Edge and point of a knife

The knifes edge!



Culture, culture, culture – the success of every change that is considered or implemented balances on the knife edge of culture. Culture not important enough?  Then remember, culture guides what work gets done and how that work is done. Culture is a summation of all of the things we use to distinguish one group from another.  The more significant the difference is perceived, the more drastic we will perceive the culture difference. Differences invite comparison which reduces trust and generates resistance to change   Aligning cultures so that change is possible requires seeing the differences and then minimizing enough of those differences. Culture is shaped or shapes many common organizational attributes, including:

  • Values, defined as a set of principles or standards. A more overarching definition is what is import in life.  
  • Attitudes, which are an outcome of a  settled way of thinking or feeling and are often reflected in behavior.
  • Habits – regular practices or tendencies.  
  • Customs – traditional and widely accepted ways of acting or doing.
  • Beliefs, defined as acceptance that a statement is true or that something exists.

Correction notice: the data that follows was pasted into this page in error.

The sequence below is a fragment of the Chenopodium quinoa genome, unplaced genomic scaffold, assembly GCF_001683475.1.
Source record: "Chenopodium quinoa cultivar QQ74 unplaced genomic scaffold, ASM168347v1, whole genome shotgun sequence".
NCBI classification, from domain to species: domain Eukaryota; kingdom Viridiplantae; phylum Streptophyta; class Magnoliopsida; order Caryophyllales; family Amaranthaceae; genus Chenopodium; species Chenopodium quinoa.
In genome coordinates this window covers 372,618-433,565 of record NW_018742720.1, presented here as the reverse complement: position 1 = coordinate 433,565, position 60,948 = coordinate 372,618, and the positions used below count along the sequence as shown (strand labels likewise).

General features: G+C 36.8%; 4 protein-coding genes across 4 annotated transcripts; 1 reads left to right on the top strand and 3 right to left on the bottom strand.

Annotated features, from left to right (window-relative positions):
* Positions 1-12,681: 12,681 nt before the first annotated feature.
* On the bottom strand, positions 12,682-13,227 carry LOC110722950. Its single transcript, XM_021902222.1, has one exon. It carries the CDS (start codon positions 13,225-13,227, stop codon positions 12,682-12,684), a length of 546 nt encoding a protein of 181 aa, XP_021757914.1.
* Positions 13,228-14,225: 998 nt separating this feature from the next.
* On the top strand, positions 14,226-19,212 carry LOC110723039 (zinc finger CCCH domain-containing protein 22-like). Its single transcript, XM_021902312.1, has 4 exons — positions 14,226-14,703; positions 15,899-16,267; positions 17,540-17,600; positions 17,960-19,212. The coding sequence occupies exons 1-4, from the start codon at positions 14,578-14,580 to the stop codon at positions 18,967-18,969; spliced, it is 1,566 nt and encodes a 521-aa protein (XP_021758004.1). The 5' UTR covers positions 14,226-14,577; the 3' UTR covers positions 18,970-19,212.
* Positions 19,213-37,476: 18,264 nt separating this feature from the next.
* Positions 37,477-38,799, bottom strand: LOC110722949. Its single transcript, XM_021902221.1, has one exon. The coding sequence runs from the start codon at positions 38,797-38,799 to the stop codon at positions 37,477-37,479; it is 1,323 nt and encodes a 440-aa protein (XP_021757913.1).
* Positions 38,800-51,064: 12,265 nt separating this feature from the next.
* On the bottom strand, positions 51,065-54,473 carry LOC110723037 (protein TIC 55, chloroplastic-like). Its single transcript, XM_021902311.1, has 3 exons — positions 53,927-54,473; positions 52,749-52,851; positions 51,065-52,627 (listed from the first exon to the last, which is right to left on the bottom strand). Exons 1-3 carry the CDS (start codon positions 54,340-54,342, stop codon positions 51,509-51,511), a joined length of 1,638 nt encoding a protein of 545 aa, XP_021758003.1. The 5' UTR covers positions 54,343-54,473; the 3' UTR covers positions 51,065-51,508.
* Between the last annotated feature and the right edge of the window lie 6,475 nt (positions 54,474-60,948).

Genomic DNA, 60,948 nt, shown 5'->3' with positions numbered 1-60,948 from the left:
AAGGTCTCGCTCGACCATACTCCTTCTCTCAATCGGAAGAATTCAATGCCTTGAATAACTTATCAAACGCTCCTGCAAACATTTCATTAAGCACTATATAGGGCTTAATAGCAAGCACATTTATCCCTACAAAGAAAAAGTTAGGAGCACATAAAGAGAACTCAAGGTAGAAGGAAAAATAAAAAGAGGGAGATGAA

Change agents use these cultural attributes as tools to motivate changes by developing aspirations that are supported by aspects of the culture. Using cultural attributes is meant to make change easier.  However, cultural attributes are easy to talk about but are very difficult to define and describe without specifying behavior. While culture is directly exhibited as a set of behaviors, most change programs are very reticent to define how people should act.  For example, every agile transformation I have been part of or observed esposuses transparency as a value. However, every person has a different operational definition that guides behavior. Even within the boundaries of a non-dynamic team, some members share information easily with all team members including product owners while others tend only to share with their technical or application specialty. The lack of specifically defined behaviors means that team members will fall back to their interpretation of organizational culture.

Peter Drucker famously said, “culture eats strategy for breakfast.” The saying has been modified to “culture eats change for breakfast.” Part of the problem is that change agents are afraid to tackle behavior because they find it more comfortable to hit the easy button and talk about glittering generalities in the hope that values, customs, and beliefs will provide guidance without being prescriptive.